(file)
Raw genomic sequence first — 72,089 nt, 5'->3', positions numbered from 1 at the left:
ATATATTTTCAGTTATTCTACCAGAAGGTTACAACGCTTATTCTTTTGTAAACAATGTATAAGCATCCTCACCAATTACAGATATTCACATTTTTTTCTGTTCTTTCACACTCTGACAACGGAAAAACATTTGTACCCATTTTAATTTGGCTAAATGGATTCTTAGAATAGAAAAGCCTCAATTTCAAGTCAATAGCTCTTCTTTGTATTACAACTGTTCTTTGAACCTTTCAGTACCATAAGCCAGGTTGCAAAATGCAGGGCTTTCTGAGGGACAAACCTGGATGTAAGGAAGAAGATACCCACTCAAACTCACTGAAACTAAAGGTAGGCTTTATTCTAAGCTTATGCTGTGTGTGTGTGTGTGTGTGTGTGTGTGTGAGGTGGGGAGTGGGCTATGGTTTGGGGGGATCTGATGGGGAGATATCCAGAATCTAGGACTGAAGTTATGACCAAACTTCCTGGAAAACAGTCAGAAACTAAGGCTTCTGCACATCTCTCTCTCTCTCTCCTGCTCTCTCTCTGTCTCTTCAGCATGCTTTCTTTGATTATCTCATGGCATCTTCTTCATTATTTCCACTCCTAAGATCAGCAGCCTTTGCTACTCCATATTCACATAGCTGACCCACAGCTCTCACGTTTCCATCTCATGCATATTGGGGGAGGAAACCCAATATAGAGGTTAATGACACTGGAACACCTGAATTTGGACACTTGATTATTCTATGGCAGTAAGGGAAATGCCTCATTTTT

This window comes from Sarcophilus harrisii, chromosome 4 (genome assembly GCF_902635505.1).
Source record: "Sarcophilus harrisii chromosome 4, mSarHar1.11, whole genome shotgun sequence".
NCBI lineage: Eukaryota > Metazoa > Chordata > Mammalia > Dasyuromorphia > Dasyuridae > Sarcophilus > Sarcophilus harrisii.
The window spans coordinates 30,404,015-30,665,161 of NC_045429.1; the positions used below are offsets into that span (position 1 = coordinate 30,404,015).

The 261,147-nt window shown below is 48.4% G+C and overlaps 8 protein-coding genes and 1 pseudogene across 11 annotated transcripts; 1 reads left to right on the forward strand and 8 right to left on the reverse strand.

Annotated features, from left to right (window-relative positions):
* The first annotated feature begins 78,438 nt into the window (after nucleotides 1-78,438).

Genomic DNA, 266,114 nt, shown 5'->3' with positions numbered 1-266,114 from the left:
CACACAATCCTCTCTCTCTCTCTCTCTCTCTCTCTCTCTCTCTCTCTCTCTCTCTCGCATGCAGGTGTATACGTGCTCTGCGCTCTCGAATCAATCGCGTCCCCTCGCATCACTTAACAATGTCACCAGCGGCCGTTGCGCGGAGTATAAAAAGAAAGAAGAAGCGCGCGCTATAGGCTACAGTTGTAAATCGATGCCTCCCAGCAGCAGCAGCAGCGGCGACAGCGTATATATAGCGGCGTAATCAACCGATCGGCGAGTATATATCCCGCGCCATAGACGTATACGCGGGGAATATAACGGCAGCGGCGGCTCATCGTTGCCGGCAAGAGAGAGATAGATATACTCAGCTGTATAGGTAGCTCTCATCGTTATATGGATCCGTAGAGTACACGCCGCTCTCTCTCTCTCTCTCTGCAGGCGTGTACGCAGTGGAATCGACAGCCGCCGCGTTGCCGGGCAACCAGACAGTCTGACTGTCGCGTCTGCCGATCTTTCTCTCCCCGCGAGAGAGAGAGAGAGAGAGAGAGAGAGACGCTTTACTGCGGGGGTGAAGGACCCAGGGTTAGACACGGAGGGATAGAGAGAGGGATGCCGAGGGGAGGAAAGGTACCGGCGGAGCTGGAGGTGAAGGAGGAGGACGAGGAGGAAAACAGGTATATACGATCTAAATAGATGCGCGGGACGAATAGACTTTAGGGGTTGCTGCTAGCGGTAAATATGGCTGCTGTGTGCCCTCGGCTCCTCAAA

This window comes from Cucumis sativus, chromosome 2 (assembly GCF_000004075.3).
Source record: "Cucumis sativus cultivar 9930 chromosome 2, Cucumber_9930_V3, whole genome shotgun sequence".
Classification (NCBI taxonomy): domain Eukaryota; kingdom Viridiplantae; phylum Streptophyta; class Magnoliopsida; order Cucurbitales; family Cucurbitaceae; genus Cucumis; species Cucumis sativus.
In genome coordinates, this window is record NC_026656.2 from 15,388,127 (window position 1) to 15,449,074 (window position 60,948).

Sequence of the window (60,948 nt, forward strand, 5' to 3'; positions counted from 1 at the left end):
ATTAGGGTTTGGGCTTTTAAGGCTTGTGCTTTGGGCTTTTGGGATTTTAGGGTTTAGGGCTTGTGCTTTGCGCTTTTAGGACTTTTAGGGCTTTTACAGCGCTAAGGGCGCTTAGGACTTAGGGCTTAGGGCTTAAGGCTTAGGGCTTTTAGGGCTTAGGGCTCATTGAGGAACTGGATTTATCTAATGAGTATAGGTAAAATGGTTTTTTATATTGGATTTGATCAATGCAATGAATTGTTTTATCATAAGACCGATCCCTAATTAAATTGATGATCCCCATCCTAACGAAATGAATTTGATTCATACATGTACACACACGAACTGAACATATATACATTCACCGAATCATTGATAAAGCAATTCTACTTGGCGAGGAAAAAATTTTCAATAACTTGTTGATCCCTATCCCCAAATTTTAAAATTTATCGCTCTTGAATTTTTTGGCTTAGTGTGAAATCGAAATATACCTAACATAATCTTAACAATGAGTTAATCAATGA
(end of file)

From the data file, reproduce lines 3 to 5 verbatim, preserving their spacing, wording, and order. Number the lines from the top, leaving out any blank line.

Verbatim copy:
This window comes from Sarcophilus harrisii, chromosome 4 (genome assembly GCF_902635505.1).
Source record: "Sarcophilus harrisii chromosome 4, mSarHar1.11, whole genome shotgun sequence".
NCBI lineage: Eukaryota > Metazoa > Chordata > Mammalia > Dasyuromorphia > Dasyuridae > Sarcophilus > Sarcophilus harrisii.